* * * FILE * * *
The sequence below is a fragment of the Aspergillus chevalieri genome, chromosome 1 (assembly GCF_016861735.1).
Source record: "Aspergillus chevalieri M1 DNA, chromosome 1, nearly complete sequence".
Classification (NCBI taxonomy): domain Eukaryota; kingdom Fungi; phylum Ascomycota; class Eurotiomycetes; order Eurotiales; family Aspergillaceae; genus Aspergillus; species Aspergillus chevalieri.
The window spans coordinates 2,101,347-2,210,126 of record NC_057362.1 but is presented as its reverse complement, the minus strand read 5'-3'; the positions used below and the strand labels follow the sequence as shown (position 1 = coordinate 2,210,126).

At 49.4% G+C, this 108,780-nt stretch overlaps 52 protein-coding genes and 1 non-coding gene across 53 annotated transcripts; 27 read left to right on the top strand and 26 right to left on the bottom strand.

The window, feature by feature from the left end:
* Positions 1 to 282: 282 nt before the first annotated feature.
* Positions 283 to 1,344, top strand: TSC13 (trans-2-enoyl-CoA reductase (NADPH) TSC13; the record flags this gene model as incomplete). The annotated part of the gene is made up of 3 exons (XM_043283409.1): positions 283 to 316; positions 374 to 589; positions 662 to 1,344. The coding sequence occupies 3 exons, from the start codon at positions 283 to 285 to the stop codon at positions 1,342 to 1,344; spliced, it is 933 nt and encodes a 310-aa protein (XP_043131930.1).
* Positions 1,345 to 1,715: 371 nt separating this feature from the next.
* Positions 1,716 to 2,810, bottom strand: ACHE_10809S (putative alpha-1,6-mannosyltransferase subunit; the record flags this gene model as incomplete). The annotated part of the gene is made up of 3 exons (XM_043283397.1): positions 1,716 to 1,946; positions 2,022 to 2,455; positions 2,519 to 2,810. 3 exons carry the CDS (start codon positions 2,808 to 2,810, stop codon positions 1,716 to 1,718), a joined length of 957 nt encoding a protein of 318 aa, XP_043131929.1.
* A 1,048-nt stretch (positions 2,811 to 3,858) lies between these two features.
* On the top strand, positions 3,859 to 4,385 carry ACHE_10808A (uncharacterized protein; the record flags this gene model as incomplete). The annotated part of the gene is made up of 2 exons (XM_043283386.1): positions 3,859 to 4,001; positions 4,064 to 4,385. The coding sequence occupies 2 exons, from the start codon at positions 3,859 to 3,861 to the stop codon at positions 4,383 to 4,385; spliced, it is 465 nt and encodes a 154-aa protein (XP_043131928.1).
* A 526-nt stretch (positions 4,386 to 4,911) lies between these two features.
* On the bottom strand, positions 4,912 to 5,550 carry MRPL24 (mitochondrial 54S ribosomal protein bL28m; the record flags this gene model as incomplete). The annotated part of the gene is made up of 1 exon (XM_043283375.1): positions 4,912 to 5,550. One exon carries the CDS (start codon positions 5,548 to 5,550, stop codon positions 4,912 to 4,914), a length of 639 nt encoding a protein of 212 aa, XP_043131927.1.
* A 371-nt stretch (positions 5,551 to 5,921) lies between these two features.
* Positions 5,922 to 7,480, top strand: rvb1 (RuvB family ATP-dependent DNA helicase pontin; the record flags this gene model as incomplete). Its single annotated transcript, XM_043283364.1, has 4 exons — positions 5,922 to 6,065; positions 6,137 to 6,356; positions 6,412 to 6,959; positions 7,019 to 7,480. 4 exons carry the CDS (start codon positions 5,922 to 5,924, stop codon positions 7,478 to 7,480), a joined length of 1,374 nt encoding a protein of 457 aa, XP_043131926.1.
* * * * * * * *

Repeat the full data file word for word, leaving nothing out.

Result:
The sequence below is a fragment of the Aspergillus chevalieri genome, chromosome 1 (assembly GCF_016861735.1).
Source record: "Aspergillus chevalieri M1 DNA, chromosome 1, nearly complete sequence".
Classification (NCBI taxonomy): domain Eukaryota; kingdom Fungi; phylum Ascomycota; class Eurotiomycetes; order Eurotiales; family Aspergillaceae; genus Aspergillus; species Aspergillus chevalieri.
The window spans coordinates 2,101,347-2,210,126 of record NC_057362.1 but is presented as its reverse complement, the minus strand read 5'-3'; the positions used below and the strand labels follow the sequence as shown (position 1 = coordinate 2,210,126).

At 49.4% G+C, this 108,780-nt stretch overlaps 52 protein-coding genes and 1 non-coding gene across 53 annotated transcripts; 27 read left to right on the top strand and 26 right to left on the bottom strand.

The window, feature by feature from the left end:
* Positions 1 to 282: 282 nt before the first annotated feature.
* Positions 283 to 1,344, top strand: TSC13 (trans-2-enoyl-CoA reductase (NADPH) TSC13; the record flags this gene model as incomplete). The annotated part of the gene is made up of 3 exons (XM_043283409.1): positions 283 to 316; positions 374 to 589; positions 662 to 1,344. The coding sequence occupies 3 exons, from the start codon at positions 283 to 285 to the stop codon at positions 1,342 to 1,344; spliced, it is 933 nt and encodes a 310-aa protein (XP_043131930.1).
* Positions 1,345 to 1,715: 371 nt separating this feature from the next.
* Positions 1,716 to 2,810, bottom strand: ACHE_10809S (putative alpha-1,6-mannosyltransferase subunit; the record flags this gene model as incomplete). The annotated part of the gene is made up of 3 exons (XM_043283397.1): positions 1,716 to 1,946; positions 2,022 to 2,455; positions 2,519 to 2,810. 3 exons carry the CDS (start codon positions 2,808 to 2,810, stop codon positions 1,716 to 1,718), a joined length of 957 nt encoding a protein of 318 aa, XP_043131929.1.
* A 1,048-nt stretch (positions 2,811 to 3,858) lies between these two features.
* On the top strand, positions 3,859 to 4,385 carry ACHE_10808A (uncharacterized protein; the record flags this gene model as incomplete). The annotated part of the gene is made up of 2 exons (XM_043283386.1): positions 3,859 to 4,001; positions 4,064 to 4,385. The coding sequence occupies 2 exons, from the start codon at positions 3,859 to 3,861 to the stop codon at positions 4,383 to 4,385; spliced, it is 465 nt and encodes a 154-aa protein (XP_043131928.1).
* A 526-nt stretch (positions 4,386 to 4,911) lies between these two features.
* On the bottom strand, positions 4,912 to 5,550 carry MRPL24 (mitochondrial 54S ribosomal protein bL28m; the record flags this gene model as incomplete). The annotated part of the gene is made up of 1 exon (XM_043283375.1): positions 4,912 to 5,550. One exon carries the CDS (start codon positions 5,548 to 5,550, stop codon positions 4,912 to 4,914), a length of 639 nt encoding a protein of 212 aa, XP_043131927.1.
* A 371-nt stretch (positions 5,551 to 5,921) lies between these two features.
* Positions 5,922 to 7,480, top strand: rvb1 (RuvB family ATP-dependent DNA helicase pontin; the record flags this gene model as incomplete). Its single annotated transcript, XM_043283364.1, has 4 exons — positions 5,922 to 6,065; positions 6,137 to 6,356; positions 6,412 to 6,959; positions 7,019 to 7,480. 4 exons carry the CDS (start codon positions 5,922 to 5,924, stop codon positions 7,478 to 7,480), a joined length of 1,374 nt encoding a protein of 457 aa, XP_043131926.1.